Bech Evan's mug by Bunzy Sherman

I’m drinking out of a mug made by the ninety-three-year-old Bunzy Sherman, who has said with finality that she is not an artist but just a potter. After spending two weeks with Bunzy at Haystack Mountain School of Crafts, my suspicion is that this acute woman has been making these kinds of peremptory statements her entire life, though perhaps now in her tenth decade, she can speak this way without challenge from anyone. And there is seldom need to argue or object when Bunzy speaks. She’s often right and, barring a hearing aid malfunction, she misses nothing. Did I mention how charming she is? And the irresistibility of her laugh?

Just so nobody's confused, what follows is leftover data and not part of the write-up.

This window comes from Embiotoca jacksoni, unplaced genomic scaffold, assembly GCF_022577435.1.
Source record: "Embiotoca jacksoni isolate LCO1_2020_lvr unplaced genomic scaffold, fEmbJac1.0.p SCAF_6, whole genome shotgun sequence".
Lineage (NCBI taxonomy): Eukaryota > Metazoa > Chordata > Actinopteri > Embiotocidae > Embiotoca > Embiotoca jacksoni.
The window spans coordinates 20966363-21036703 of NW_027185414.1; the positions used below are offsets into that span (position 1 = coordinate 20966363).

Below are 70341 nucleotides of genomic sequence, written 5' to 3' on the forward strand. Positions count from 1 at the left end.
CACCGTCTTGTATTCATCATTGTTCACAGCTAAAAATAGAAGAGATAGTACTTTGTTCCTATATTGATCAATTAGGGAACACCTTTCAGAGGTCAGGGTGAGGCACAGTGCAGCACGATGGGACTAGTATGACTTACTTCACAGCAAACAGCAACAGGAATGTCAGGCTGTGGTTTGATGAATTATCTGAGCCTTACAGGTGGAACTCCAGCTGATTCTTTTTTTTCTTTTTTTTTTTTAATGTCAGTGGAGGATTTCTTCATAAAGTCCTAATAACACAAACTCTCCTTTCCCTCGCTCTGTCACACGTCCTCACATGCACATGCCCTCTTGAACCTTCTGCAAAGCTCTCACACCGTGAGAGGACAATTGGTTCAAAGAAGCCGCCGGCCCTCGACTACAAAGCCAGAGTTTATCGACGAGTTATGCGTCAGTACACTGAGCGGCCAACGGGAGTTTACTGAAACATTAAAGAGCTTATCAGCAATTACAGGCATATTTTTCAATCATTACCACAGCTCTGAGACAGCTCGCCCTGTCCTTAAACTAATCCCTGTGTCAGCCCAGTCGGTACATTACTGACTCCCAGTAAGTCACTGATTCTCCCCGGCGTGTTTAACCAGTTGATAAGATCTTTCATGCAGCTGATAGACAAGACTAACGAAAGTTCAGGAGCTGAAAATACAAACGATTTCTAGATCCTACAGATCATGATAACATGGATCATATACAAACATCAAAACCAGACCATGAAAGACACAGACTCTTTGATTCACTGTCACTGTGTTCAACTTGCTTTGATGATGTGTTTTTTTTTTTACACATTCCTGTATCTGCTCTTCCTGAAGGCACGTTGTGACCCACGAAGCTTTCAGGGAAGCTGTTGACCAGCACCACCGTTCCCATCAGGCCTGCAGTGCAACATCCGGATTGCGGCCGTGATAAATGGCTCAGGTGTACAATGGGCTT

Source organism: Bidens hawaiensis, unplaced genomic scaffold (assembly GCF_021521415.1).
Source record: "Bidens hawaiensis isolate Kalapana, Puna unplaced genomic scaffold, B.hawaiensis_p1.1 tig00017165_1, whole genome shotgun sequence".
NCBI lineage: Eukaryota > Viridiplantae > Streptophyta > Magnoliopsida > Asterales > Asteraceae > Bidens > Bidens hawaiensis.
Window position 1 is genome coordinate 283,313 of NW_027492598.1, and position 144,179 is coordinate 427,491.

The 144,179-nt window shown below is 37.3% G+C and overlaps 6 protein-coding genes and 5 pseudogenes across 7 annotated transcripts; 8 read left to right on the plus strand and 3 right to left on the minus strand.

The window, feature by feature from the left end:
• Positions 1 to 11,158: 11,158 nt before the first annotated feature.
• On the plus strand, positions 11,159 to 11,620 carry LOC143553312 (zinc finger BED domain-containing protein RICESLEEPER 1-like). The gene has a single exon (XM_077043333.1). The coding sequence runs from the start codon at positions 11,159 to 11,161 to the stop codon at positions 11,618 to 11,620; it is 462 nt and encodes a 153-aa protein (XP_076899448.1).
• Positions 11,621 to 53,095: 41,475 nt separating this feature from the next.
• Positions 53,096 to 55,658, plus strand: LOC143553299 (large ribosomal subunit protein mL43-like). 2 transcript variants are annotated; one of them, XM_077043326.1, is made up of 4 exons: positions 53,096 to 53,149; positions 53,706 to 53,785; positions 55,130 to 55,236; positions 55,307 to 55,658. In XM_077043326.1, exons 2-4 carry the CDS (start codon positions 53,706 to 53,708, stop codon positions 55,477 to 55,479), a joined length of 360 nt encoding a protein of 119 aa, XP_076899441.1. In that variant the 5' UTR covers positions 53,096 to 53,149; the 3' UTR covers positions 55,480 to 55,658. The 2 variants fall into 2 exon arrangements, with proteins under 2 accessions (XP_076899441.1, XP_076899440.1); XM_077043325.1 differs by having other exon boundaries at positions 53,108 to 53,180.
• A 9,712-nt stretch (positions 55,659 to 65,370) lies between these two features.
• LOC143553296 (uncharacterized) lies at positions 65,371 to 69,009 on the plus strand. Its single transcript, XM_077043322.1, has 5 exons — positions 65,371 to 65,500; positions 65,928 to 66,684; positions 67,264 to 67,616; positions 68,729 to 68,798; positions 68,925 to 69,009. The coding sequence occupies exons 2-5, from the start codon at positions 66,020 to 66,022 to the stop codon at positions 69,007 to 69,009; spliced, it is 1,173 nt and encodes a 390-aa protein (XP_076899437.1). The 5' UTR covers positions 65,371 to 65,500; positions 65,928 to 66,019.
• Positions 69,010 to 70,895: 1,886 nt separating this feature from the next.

In describing herself as just a potter, Bunzy means, I think, that her pots are made directly and simply, without any fuss or rigorous engagement with notions intrinsic to the discourse of ceramics—they are forms that are utterly utilitarian. She said that in a workshop with Warren MacKenzie, the famous potter mused over “the sheer inadequacy” of one of her pots. The “inadequacy” that she claims Warren observed could also be the mere adequacy that Bunzy describes in her work.

I asked Bunzy if I could buy one of her mugs as they were coming out of the kiln, and she was incredulous. “Why would you want one of my mugs?” she asked. I disappeared and returned, waving a twenty-dollar bill in front of her, demonstrating my seriousness. This deceptively simple object, which I ended up purchasing for fifteen dollars, is a cylinder, taller than it is wide, with the proportions of a small soup can, a lean, smooth clay wall with an undulating rim. When we first met, she told me that she made only a few forms, but that she had developed one design and was currently working on another.

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